Fortune goes on to say, Prince and Rubin, were made aware of Citi’s exposure “no later than September 9, 2007.” Yet later that fall, “they told analysts that the bank’s exposure to subprime was just $13 billion, reporting it as 76% less than what actually was.”
But here’s the real blockbuster that Fortune and the other media have not found yet! They will, it’s there.

Interview of Robert Rubin by the Financial Crisis Inquiry Commission

Some interesting material. Full transcript below:


Interview – ROBERT RUBIN

MR. GREENE: On the record.

Good morning, Mr. Rubin. My name is Tom Greene. I am the executive director of the Financial Crisis Inquiry Commission. We are conducting an interview this morning in support of our mission, which is a statutory one, to investigate the causes of the financial crisis of 2007, 2008, arguably through 2010, but certainly in those key years.

You are not under oath today, but since it is a federal investigation there are provisions of the federal code that apply. 18 USC, Section 8001, indicates that truthfulness is the right answer here, which I am sure you would do anyway, but I do need to forewarn you.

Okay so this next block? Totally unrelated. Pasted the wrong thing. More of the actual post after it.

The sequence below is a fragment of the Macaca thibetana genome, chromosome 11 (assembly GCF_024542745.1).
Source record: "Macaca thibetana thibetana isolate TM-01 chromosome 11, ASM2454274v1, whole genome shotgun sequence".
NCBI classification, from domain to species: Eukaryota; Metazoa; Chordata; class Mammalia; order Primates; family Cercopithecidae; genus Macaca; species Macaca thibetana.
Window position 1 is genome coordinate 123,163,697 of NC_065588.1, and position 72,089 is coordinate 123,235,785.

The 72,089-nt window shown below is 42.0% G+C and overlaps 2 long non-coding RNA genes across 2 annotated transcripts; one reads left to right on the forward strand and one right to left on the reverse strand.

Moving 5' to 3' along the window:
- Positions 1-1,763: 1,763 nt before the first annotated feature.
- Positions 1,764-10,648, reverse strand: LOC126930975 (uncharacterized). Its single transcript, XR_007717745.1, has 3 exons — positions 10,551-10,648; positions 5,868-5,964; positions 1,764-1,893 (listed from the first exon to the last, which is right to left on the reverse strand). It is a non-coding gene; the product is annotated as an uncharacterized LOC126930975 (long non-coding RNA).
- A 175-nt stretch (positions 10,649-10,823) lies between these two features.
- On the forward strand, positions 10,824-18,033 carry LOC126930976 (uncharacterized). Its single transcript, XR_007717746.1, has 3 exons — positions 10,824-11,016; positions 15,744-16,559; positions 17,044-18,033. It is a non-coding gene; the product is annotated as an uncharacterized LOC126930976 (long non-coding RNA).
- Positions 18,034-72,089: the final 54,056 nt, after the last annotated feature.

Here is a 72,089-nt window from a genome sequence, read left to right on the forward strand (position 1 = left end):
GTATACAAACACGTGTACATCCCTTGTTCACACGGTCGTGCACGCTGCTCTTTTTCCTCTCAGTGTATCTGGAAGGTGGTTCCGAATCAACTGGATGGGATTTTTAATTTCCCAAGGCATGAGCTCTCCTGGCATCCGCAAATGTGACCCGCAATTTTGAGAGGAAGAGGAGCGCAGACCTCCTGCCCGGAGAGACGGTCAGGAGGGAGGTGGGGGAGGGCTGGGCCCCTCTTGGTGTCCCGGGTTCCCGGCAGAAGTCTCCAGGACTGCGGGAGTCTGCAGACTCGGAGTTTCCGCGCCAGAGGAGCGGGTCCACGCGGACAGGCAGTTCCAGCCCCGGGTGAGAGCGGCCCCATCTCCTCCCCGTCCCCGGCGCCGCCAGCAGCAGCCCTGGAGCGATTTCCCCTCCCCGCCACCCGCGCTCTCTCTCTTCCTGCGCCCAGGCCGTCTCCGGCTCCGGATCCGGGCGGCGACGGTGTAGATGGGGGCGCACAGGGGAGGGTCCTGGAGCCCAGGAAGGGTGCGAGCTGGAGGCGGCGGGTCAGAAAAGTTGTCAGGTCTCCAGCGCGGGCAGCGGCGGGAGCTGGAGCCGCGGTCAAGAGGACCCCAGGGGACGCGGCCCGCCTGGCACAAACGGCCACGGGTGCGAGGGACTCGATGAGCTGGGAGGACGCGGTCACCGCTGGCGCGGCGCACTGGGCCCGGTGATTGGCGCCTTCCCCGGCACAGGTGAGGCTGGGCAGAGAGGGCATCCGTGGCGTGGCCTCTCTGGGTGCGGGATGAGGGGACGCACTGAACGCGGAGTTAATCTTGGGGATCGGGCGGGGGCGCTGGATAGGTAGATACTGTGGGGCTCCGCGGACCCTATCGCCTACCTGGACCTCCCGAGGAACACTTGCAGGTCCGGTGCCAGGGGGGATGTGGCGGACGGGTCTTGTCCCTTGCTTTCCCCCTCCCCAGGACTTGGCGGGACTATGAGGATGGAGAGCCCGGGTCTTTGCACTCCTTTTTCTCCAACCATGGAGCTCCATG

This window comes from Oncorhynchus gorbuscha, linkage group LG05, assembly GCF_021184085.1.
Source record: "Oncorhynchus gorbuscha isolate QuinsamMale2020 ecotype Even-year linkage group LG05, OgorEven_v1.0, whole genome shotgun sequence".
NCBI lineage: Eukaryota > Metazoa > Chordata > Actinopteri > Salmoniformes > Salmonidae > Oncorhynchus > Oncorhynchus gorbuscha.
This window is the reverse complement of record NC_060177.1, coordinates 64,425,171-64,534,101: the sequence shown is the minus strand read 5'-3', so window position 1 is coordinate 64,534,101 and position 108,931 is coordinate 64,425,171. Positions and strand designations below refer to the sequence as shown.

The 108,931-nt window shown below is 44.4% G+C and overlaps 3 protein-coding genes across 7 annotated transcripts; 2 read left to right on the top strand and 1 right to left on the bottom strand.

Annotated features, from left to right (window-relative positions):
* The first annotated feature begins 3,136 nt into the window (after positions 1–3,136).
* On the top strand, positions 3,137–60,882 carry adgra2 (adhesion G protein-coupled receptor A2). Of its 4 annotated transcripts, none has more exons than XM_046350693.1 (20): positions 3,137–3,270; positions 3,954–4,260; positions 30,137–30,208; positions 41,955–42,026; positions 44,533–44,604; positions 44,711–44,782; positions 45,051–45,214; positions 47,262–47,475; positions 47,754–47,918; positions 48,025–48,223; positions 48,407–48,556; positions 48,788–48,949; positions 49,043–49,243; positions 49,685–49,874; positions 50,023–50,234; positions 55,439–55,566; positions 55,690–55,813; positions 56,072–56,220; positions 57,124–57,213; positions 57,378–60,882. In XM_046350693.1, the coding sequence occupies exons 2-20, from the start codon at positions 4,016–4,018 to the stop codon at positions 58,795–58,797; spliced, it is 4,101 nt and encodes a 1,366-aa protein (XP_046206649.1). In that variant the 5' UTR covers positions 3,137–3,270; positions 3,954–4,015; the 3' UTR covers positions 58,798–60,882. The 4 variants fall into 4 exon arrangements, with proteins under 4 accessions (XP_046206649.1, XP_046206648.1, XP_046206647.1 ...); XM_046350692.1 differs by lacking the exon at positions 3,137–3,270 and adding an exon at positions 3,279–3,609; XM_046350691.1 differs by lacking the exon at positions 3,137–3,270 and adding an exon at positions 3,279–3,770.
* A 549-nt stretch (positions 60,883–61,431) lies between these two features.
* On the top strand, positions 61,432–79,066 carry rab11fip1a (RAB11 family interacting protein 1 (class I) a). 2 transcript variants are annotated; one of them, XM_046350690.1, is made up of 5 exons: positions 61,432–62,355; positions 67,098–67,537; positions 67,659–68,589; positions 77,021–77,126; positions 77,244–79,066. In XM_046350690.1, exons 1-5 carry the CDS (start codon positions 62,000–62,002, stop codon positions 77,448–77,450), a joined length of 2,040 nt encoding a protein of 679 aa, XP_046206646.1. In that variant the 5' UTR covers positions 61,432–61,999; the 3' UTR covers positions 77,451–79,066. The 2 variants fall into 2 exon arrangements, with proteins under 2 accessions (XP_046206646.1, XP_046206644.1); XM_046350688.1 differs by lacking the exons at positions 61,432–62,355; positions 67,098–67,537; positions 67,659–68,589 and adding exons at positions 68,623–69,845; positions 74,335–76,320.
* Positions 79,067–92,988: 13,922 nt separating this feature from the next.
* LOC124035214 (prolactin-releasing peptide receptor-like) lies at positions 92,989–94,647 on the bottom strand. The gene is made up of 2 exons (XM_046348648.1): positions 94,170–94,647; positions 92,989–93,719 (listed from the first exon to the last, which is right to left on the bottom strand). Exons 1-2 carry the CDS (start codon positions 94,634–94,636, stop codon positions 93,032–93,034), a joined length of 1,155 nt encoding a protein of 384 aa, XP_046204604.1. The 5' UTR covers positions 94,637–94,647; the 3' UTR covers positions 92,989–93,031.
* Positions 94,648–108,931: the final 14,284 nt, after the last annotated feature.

In the event that any of my questions are not clear, stop me and ask me to make them clearer if at all possible. If you want to take a break, don’t be shy, let me know. I understand you have some back issues, so if you need to stand up, we understand that is something you may need to do and we will certainly take that into account as we proceed.


Q Let’s start initially with a little bit of background on you. Obviously you have had a stellar career at Goldman Sachs. Briefly, what were the top two orthree achievements from your perspective of your time at Goldman?

Robert Rubin: Achievements of mine or theirs?

Q Yours.

Robert Rubin: Mine? That is an interesting question. I don’t think of it that way.

I don’t know that I had any particular outstanding achievements. I started there in the risk arbitrage area, and for a variety of reasons became a  partner at a very early age.

And then after several years of  doing that, I began to take on a managerial  responsibility more broadly for trading activities, and then as time went on I just  became more and more senior.